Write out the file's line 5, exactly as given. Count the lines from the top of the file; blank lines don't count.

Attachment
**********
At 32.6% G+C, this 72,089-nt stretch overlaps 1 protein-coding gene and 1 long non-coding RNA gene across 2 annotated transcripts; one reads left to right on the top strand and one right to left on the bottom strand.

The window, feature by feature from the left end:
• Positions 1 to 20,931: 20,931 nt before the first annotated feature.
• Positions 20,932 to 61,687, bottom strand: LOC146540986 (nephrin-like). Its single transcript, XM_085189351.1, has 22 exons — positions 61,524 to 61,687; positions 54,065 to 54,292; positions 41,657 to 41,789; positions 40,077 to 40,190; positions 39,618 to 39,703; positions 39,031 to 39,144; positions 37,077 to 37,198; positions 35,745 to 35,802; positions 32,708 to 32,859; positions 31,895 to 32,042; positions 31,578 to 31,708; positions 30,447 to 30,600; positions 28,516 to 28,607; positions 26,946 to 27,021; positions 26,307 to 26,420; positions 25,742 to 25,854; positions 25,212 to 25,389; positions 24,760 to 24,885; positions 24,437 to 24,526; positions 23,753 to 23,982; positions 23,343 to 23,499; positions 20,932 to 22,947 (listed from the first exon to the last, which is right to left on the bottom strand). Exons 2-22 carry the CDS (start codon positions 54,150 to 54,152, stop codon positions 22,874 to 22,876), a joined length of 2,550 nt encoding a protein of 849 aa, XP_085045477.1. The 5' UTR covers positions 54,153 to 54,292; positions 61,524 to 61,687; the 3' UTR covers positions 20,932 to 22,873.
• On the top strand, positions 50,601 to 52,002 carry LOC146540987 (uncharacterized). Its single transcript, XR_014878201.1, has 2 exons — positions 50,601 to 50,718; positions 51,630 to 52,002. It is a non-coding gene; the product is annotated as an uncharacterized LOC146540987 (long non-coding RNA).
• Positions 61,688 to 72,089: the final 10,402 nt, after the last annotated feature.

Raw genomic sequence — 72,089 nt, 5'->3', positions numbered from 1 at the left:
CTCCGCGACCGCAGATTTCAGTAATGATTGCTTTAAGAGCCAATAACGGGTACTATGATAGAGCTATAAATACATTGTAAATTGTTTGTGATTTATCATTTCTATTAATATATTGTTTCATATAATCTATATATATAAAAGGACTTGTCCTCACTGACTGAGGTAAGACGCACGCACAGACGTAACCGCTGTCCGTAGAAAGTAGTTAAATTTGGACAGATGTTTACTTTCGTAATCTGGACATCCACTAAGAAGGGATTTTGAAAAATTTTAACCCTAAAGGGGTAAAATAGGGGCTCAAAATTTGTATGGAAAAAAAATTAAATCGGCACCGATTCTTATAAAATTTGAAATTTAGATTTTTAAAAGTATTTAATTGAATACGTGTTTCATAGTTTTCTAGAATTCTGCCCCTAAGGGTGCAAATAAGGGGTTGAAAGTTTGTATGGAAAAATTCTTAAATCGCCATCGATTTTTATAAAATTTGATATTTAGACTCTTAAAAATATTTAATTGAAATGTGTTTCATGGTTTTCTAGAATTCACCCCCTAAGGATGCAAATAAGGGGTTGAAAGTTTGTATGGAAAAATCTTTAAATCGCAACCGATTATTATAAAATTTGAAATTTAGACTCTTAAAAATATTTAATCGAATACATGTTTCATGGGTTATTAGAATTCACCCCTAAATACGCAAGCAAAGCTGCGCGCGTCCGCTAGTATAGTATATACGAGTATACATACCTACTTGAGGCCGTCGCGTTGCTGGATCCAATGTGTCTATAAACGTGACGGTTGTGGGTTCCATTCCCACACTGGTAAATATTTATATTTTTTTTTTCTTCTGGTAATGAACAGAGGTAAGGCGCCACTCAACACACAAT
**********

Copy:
• On the top strand, positions 50,601 to 52,002 carry LOC146540987 (uncharacterized). Its single transcript, XR_014878201.1, has 2 exons — positions 50,601 to 50,718; positions 51,630 to 52,002. It is a non-coding gene; the product is annotated as an uncharacterized LOC146540987 (long non-coding RNA).